The following data set consists of sequential sinusoids of equal power in 1% white noise. Between times 0.01 and 0.04, a 250 frequency sinusoid is present. For times 0.06 to 0.09, a sinusoid is at 500 Hz frequency, for times 0.11 to 0.14, a 1000 Hz frequency sinusoid comprises the signal, and for times 0.16 to 0.19, a 2000 Hz frequency sinusoid is present.
In the CWT spectrum that follows, the Morlet wavelet with a wavenumber of 12 is used to generate a CWT spectrum:
The multiresolution analysis is readily apparent. The 250 Hz frequency component is localized superbly in frequency, but is very fuzzy in time. Conversely the 2000 Hz frequency component is well defined in time, but quite fuzzy in frequency.
Contrast the CWT spectrum with an optimized STFT. The single resolution in the STFT is readily apparent:
Zero Padding and the Cone of Influence
The CWT spectrum is computed by first taking a discrete Fourier transform of the data series. Then for each scale (specified frequency) in the spectrum, the daughter wavelet's frequency response is analytically computed and it is multiplied by the data's frequency transform and an inverse is taken of the product.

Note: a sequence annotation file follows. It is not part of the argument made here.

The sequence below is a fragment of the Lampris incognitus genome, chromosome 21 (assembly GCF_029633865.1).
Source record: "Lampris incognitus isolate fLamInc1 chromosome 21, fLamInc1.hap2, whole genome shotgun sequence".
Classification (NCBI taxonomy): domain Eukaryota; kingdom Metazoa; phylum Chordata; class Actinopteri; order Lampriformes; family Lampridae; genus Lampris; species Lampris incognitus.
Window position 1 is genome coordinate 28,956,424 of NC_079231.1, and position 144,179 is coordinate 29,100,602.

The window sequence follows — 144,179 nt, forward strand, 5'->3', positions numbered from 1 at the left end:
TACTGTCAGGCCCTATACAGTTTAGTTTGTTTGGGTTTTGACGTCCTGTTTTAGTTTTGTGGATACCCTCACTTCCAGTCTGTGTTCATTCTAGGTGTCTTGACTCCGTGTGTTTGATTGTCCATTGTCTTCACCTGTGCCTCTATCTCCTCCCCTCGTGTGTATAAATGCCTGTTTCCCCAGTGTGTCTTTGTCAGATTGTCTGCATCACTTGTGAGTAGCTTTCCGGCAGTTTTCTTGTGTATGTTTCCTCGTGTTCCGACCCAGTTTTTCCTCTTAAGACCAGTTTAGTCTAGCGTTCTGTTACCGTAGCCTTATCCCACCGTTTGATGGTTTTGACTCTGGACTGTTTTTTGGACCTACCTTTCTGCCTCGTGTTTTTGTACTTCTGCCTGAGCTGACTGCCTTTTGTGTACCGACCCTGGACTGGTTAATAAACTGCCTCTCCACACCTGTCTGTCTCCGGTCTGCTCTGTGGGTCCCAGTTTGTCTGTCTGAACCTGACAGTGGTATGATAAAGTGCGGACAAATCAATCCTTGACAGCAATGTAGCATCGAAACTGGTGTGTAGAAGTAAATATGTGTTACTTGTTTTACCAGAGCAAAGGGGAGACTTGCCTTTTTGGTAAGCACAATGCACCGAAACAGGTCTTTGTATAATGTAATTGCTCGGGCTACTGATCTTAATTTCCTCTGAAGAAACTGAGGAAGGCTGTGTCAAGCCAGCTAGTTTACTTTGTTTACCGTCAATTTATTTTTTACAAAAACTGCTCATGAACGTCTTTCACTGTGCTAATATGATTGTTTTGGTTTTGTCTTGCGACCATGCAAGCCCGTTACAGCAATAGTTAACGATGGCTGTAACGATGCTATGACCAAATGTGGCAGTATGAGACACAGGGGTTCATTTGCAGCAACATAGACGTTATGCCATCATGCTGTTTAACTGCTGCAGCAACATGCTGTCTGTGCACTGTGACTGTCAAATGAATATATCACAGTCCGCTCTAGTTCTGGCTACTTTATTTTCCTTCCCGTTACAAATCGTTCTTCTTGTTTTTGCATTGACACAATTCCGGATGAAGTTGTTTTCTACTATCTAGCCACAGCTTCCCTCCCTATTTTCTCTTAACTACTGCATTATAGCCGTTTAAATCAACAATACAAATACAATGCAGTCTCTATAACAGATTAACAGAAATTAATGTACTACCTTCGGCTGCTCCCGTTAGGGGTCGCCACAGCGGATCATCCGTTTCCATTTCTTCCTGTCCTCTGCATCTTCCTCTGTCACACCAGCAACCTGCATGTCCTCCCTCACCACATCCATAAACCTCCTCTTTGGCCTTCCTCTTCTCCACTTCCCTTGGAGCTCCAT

Fourier transforms assume periodic data. For the FFT fast convolution to be free of wraparound effects that arise as a consequence of non-periodicity in both the data and the response function (daughter wavelet), zero padding is needed equal to the half the length of the non-zero elements in the daughter wavelet's frequency response.
This length will vary as a function of scale (frequency). Zero padding to twice the data size insures that no wraparound effects are possible anywhere in the spectrum. Often it is possible to zero pad to the next power of 2 and find negligible wraparound effects and achieve the fastest FFT performance.
When sufficient zero padding is used, the wraparound effect is eliminated but a different issue arises. By zero padding, it is likely that a discontinuity is introduced at the end of the data stream. Further, power is reduced near the edges of the spectrum with the introduction of the zeros into the convolution.